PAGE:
I’m reeling, still, from the attack in Orlando this past weekend. I’m watching my friends try to process and somehow respond what happened on my Facebook feed, freshly heart-broken at so many posts. It has been especially hard to see the responses from my LGBTQ friends, for whom this attack is so deeply personal. I mourn with them from the outside, and I wish I could do something to make it better, something to help. I wish that I could write something powerful enough to shift the tide of discourse here and around the world so that we–as a global, inter-religious community–no longer say the words that breed the hate and violence. But all I can do is grieve and cast out my small voice and hope that it means something to someone, somewhere.
This is how I always feel in these moments when the ongoing crises of our time reach a fever pitch and burst out in violence. I struggle to process. I don’t know what to do. Everything seems so hopeless, and no one has any answers–no answers for why, no answers for what to change to make things better. I don’t have any answers. These days, it seems like massive outbreaks of violence happen so frequently that we have become inured to it. We shake our heads, we whisper a prayer, and then we turn away. It is at once too horrible to watch and too common to keep our attention.
In these moments, I have found myself uttering a simple prayer: Lord, make me brave enough not to look away. I whisper it to myself when my newsfeed fills up with images of violence, devastation, and death, when the pain of others threatens to upend my own comfort. I don’t want to read the stories of Syrian refugees around the world. I don’t want to see the faces of victims of police brutality. I don’t want to see the weeping families and friends of the Pulse victims. I want to turn it off, to look away because it is uncomfortable and disquieting.
But I have come to believe that we need to be uncomfortable in these moments. There is, I think, something both deeply human and intensely sacred about allowing someone else’s suffering to enter in. To carry another person’s (or people’s) pain in your heart, to grasp onto whatever small corner of that burden you can hold and share in carrying it, to allow yourself to be changed by it, to remember–I’m not sure that there is anything we do that is more holy than this.
In a country that is obsessed with individualism and in a political atmosphere in which we eagerly lob the rhetoric of “us versus them” like hand grenades at an enemy camp, this is what radical love looks like. This is what peacemaking looks like. We bear witness to one another’s pain. We listen. We share in the burden of suffering. We don’t look away.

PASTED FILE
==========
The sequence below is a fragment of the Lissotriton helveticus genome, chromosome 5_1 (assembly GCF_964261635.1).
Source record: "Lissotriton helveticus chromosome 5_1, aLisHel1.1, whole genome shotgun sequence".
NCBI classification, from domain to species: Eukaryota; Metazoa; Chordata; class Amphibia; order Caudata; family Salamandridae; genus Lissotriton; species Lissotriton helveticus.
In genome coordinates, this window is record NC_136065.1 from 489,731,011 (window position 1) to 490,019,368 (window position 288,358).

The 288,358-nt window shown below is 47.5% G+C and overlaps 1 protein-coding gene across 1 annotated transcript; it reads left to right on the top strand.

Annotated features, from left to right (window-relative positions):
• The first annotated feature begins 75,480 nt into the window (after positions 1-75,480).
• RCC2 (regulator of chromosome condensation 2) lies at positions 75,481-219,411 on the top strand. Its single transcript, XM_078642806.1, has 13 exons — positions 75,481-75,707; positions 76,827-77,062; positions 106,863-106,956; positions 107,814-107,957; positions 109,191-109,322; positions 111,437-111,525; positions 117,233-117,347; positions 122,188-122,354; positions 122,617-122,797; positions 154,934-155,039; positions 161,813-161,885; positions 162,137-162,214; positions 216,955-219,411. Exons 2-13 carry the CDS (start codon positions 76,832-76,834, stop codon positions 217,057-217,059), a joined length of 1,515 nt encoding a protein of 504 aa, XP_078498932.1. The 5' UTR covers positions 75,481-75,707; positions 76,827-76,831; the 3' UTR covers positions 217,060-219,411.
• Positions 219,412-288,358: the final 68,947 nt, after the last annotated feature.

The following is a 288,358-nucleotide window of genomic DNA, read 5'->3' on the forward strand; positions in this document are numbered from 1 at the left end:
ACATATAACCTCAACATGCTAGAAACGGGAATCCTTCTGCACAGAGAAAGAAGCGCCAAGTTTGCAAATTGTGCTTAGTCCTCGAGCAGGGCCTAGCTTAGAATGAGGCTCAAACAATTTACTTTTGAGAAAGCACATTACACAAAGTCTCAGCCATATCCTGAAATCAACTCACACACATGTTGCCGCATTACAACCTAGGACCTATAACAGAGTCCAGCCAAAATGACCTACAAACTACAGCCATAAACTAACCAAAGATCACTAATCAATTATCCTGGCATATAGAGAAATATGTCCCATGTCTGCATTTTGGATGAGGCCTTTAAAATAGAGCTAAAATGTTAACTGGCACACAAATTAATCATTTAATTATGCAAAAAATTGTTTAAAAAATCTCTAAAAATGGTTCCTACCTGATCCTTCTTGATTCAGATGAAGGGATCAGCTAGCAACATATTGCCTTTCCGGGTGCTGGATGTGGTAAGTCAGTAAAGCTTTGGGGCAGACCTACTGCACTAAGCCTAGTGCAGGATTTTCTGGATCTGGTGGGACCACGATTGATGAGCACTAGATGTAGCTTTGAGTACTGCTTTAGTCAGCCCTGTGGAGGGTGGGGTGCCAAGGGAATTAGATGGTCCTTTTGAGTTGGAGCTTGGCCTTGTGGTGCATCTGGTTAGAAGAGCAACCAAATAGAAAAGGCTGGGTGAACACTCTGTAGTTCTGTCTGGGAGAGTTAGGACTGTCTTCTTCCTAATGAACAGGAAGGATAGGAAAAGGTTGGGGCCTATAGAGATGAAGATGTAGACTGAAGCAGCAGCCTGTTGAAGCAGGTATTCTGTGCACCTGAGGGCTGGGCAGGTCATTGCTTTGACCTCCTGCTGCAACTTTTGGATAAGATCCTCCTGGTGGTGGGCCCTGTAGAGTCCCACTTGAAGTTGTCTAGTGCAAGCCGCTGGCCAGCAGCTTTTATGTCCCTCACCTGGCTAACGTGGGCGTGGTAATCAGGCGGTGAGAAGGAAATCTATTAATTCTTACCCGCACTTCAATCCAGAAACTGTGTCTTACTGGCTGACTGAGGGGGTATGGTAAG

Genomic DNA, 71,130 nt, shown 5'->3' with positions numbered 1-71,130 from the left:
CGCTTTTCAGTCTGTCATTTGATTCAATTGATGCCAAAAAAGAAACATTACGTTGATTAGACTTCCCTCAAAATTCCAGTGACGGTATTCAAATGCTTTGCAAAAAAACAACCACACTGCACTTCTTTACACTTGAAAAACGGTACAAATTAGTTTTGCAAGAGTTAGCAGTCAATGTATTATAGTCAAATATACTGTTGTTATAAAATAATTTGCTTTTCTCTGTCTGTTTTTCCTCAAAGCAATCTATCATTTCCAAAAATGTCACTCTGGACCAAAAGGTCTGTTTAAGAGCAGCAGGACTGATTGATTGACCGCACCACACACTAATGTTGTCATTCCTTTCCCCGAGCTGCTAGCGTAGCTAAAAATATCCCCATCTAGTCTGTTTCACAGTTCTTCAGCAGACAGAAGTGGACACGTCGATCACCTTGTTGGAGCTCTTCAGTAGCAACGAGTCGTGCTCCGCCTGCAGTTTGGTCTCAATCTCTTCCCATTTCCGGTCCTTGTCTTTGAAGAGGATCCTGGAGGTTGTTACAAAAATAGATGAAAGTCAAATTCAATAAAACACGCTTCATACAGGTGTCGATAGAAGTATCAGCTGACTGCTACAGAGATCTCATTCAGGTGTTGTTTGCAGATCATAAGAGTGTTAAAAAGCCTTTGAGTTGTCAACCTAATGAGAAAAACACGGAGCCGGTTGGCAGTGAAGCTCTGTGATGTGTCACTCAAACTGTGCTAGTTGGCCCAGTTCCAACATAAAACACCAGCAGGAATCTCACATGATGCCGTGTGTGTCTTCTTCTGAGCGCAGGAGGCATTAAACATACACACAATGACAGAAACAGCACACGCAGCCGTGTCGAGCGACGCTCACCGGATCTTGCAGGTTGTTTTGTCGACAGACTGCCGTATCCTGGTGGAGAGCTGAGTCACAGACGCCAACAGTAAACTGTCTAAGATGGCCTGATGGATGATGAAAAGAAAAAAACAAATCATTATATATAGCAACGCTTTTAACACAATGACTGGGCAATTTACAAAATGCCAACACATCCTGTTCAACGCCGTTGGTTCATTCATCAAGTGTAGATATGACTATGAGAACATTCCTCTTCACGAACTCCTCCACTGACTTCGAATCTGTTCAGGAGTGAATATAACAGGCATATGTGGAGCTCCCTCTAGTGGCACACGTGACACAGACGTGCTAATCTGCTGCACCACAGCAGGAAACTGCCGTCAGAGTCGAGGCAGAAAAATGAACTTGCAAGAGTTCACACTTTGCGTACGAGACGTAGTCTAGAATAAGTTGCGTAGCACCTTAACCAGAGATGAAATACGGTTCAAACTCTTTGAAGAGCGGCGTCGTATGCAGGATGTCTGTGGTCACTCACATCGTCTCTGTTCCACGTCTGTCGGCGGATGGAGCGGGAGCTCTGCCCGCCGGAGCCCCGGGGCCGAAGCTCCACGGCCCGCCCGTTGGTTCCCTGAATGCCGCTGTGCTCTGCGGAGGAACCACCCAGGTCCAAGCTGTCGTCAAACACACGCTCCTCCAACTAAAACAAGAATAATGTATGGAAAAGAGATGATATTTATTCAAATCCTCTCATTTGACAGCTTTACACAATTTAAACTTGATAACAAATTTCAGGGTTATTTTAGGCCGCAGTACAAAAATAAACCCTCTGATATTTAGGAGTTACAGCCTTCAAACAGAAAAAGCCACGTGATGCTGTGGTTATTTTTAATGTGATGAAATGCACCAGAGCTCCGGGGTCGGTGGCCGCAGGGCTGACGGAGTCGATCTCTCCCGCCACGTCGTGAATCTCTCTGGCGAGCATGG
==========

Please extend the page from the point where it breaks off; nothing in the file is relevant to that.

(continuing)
Because when we turn away from others’ suffering, we delegitimize it. We say that their pain doesn’t matter because it’s not my pain. We stay comfortable, and that’s a problem because comfort doesn’t prompt us to action. Comfort makes it easy for us to stay out of the fray and let others worry about questions of justice and what should be done to change things.
As I’ve been writing this, I’ve been thinking about the so-called “great commandment,” in which Jesus says to love God and love your neighbor as yourself (Matthew 22: 36-40). I think we sometimes interpret that second part along the lines of the “golden rule”: Do unto others as you would have them do unto you.” Think about what you want, in other words, and do that for others. That’s a fine rule, but I think when Jesus says to love our neighbors as ourselves, it’s deeper than that. I think it means, at least in part, for us to make space within ourselves to allow the other person in. I think it means to allow another’s pain and suffering to enter in. It means knowing that I am not exempted from shouldering my share of the burden of life and humanity and sorrow and horror, even when it’s not mine. It means not looking away.
Lord, make me brave enough not to look away. Lord make me bold enough to act justly and act for justice in a broken world.